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What is a Buffer Overflow and How Hackers Exploit these Flaws part #1

Unmasking the Hidden Threat - Buffer Overflow Vulnerabilities Demystified

10 Nov 2020
20-24 min read


Buffer overflows pose a critical threat to software security. In this comprehensive guide, we explore the intricacies of these vulnerabilities, how they occur, and the devastating consequences they can unleash. Whether you’re a developer, security enthusiast, or curious reader, understanding buffer overflows is essential in safeguarding digital systems.


In information security and programming, a buffer overflow is an anomaly where a program, while writing data to a buffer, overruns the buffer's boundary and overwrites adjacent memory locations. Buffers are areas of memory set aside to hold data, often while moving it from one section of a program to another, or between programs. If one assumes all inputs will be smaller than a certain size and the buffer is created to be that size, then an anomalous transaction that produces more data could cause it to write past the end of the buffer.

This article is the first of a series dedicated to binary exploitation which is also more commonly known as "pwn". You are most likely wondering what this means? Commonly it's the art of exploiting vulnerabilities linked to a misuse of a language like for example "C" or "C++". You will certainly hear people putting forward that the term "pwn" can be used for any exploitation of a flaw linked to a bad use of any language like code injections or anything else but we will stay on the first definition for the moment.

One of the most well-known vulnerabilities related to the misuse of a programming language is the buffer overflow. Today we will together try to understand the basics of this vulnerability.

Let's Start by the Beginning

When you develop a program in a language such as "C" or "C++" and compile it with gcc using the command:

gcc -o program program.c

Do you know how gcc does to transform your code from "C" to computer-executable machine language? To make it short, we can say that the process is done in 3 steps:

  1. The code in "C" is transformed into assembly language which is the lowest level language after binary.
  2. The assembly code is translated into binary.
  3. The executable is "linked", in another way we can say the links are made with the libraries used by the code.

Now let's see the basics of assembler since this language is essential to understand the process of exploitation.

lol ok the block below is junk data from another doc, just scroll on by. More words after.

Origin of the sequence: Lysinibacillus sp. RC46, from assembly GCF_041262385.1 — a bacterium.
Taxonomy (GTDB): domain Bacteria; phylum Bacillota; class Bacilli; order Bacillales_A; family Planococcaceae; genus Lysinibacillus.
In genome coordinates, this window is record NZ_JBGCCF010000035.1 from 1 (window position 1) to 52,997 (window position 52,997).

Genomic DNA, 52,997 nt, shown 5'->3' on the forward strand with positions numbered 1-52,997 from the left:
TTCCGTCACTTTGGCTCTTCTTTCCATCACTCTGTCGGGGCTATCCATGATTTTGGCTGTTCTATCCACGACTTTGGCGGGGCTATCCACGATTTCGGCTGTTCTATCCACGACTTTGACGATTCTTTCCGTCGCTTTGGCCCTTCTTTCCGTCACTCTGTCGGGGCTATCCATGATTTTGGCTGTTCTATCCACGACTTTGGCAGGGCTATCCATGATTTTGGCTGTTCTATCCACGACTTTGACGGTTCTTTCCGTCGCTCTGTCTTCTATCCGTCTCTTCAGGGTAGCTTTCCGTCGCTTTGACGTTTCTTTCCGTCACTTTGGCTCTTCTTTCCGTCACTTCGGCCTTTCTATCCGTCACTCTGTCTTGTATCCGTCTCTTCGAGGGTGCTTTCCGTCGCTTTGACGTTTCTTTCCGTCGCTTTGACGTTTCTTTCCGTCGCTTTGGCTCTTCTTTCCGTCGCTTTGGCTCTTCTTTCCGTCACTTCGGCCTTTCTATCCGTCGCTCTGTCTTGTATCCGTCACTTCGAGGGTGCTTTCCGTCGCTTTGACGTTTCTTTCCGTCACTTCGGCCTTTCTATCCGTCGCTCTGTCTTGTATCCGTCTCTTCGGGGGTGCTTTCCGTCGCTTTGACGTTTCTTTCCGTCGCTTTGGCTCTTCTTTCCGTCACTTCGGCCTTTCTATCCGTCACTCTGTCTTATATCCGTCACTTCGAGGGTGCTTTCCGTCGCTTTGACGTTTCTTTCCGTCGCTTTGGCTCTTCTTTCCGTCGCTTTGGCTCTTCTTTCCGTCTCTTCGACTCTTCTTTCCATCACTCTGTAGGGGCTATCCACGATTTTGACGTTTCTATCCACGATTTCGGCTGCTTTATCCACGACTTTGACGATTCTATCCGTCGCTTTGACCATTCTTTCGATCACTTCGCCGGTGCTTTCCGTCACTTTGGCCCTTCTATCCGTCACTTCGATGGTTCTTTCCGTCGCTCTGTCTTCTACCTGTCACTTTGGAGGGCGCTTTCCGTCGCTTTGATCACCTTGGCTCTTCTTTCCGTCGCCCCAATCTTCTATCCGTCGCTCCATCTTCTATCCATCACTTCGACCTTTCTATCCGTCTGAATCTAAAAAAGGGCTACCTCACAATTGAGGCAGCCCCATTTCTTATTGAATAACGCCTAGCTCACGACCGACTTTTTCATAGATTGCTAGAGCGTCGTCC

section .text
    global _start

    push rdx
    mov rdi, 0x4444444444444444 ; v_addr
    mov rsi, 0x5555555555555555 ; len
    mov rdx, 0x7 ; RWX
    mov rax, 10 ; mprotect0x80483dc
    mov rcx, 0x2222222222222222
    mov rsi, 0x3333333333333333
    mov rdx, 0x6666666666666666 ; random_int
    mov rdi, rsi
    jmp _loop

    cmp rcx, 0x0
    je _end
    not al
    xor al, dl
    loop _loopon

    pop rdx
    mov rax, 0x1111111111111111
    jmp rax

There is nothing to worry about if you don't understand! The purpose of the above piece of code was just to show you how it looks like. As you can see the code is made with instructions such as push, mov, cmp, and much more.

; Note, in assembler everything behind a semicolon is considered as a comment
call 0x80483dc; Call function at address 0x80483dc
push 0x0; puts the value 0x0 on the stack
pop ebx; put what is at the top of the stack in ebx
mov eax, 0x1; puts 0x1 in eax

As you can see is not complicated. Now, what is eax or ebx? These are what we call registers. In another way, we can say a sort of block where we store some values such as an address, number, etc ... For a 32 bit processor the registers eax, ebx, ecx, edx, ebp, esp, eip, and edi have a size of 8 bits. There are other registers but to be honest they are out of any interest for us for the moment. One more thing, for a 64 bits processor, we will use the same registers, except that they will be 16 bits instead of 8 bits and the "e" will be replaced by "r", so the registers name will become rax, rbx, rcx, rdx, rbp, rsp, rip and rdi.

Let's see some technical points and what does each of these registers contain?

  • eax -> Accumulator Register ~ used for arithmetic operations and storing the return value of system calls
  • ebx -> Base Register ~ used as a data pointer located in DS in segmented mode
  • ecx -> Counter Register ~ used to count the register
  • edx -> Data Register ~ used for arithmetic operations and input/output operations